Corporate video production can be expensive, but finding ways to save money doesn’t have to mean cutting corners or losing quality. While many smaller tips are helpful, such as asking numerous companies to bid the project, or providing your own location for filming, the biggest tip of all is to have a clear plan. It sounds really simple, but a straight-forward concept for exactly how you imagine the video playing is the best way to reduce the quotes that come from video production companies. Granted, if you are producing a high-end custom corporate video for your home page, you will want to enlist the creativity of a professional creative director. For most corporate video work, though, the projects are more direct and simple with clear goals.
Before looking for a production company, first consider the goals of your corporate video. Do you want to educate potential clients on a new solution to an old problem? Are you looking to demonstrate a service you offer that will appeal to people with a specific need? Write down your marketing goals because they will drive the flow of the video. Once you have brainstormed the primary messages that you want a viewer to take away from the video, think about the format or medium that works best. Should the video be an animated explainer? Do you want to interview key executives at your company or customers who have used the product? Are you looking instead to use a professional spokesperson to talk about features and benefits?
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When any company bids on a job, they need to pad the bid a bit if there is a large “unknown element.” If a company says, “We want a marketing video to show off our new product, what will it cost?” The production company will ask you the same questions as outlined above, but then they’ll also have to budget a bunch of creative time to figuring out what you want. As experts in your field, you already know the answers for a basic video. By creating an outline of what you want to see, and by being specific about your needs, the production company won’t have to set aside a large amount of “creative time” in the budget, which will reduce your costs substantially.
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Imagine you run a company that offers beauty products, like L’Oreal or Avon, and you want to create a video about your new product launch. You decide that having professional models showcase the product is the best way to demonstrate its value, then you write up a series of highlights of the product and what needs it addresses. From the list, you have the skeleton of an outline: “Avon Skin Refresh restores your youthful appearance by concealing wrinkles and moisturizing the skin below for a more youthful you!” Other elements you want to highlight include the variety of color palettes available, the availability of the product in many stores, and how effectively it works on most women. You decide that having a female voiceover talent to deliver your messaging makes the most sense for your project.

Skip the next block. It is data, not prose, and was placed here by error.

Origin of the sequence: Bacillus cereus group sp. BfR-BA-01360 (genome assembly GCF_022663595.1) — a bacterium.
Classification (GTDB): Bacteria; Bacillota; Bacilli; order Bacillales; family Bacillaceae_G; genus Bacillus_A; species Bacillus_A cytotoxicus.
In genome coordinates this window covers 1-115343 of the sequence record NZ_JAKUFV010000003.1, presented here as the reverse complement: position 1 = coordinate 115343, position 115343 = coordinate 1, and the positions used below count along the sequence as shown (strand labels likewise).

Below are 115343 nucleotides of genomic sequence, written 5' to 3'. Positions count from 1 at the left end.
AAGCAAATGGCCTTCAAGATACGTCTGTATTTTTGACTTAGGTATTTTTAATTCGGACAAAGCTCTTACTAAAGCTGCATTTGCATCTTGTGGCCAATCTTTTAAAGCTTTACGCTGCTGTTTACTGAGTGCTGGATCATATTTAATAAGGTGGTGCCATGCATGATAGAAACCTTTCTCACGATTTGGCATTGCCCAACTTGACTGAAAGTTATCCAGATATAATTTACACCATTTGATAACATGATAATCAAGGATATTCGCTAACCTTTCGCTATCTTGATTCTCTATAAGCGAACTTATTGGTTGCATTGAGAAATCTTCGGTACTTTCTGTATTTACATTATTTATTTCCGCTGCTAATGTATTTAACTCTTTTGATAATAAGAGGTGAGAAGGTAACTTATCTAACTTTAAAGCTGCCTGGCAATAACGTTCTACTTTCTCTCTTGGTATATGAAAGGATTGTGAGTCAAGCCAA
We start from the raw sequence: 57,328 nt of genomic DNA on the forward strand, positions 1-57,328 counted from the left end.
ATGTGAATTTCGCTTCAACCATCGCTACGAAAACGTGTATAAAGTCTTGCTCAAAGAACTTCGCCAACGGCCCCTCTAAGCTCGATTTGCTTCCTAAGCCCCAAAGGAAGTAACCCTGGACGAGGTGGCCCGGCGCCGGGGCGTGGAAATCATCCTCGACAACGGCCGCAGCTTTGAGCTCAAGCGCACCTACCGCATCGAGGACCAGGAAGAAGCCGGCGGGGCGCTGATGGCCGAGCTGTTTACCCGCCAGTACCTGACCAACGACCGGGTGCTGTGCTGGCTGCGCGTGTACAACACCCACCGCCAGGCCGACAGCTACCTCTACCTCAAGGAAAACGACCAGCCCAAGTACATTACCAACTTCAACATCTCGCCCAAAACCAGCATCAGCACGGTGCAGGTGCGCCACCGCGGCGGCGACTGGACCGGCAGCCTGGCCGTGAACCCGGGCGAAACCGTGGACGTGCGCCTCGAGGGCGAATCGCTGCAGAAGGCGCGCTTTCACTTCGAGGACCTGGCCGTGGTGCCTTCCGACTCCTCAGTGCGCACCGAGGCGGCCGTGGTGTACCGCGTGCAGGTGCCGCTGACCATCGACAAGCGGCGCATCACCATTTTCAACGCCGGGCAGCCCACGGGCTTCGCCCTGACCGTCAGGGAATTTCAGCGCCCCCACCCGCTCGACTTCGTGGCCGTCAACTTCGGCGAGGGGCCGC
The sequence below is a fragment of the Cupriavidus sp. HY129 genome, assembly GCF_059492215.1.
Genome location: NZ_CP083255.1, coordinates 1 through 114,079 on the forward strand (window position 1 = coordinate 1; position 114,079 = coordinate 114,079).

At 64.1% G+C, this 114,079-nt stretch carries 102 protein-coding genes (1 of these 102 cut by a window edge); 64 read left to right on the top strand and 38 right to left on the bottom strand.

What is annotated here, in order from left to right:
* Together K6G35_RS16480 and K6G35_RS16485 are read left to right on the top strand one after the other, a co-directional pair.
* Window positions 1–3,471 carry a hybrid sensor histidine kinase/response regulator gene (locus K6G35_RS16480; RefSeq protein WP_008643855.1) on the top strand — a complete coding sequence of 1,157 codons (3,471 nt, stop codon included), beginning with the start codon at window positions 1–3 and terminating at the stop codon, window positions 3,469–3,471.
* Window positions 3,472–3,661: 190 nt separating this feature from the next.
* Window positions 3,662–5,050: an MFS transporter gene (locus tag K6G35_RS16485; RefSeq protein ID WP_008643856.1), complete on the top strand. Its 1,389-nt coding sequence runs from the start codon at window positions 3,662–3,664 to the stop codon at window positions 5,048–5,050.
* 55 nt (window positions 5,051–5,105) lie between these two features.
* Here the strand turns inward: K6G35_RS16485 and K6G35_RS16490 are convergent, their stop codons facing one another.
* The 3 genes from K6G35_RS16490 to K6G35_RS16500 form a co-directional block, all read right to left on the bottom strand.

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With the materials you put together, you can come to a production company and present the project in a clear way, where they know you have done the bulk of the creative lifting, so to speak, and they are able to focus on the technical details. They know from your description they need to hire and cast several models / actresses, find a suitable location for filming, hire a friendly woman voiceover talent, and bring aboard a great crew to make the video. With a much vaguer description, or a client saying, “We want this video, you figure out the details,” the production company is going to budget a large sum of money for a creative director who can come up with the ideas and likely write the script.
Besides the creative director, whose time and talent is already highly valuable, the production company will charge a markup on the rate paid to the director. Suddenly, a $1,500 cost for the director turns into a $3,000 added cost to the client. A video that could have cost the client between $5,000 and $7,000 suddenly becomes a $10,000 video. If you’re stumped for creative ideas, and badly in need of a professional whose talents you trust to come up with a clever, funny concept for a video, the extra cost is worthwhile. If it’s a straight-forward video without high creativity demands, though, you can save the company a lot of money by doing some of the creative heavy-lifting yourself. After all, if you work marketing for a company, you probably know more about the product and the company than any outside video producer or director will know without extensive research, phone calls, and meetings to discuss your project.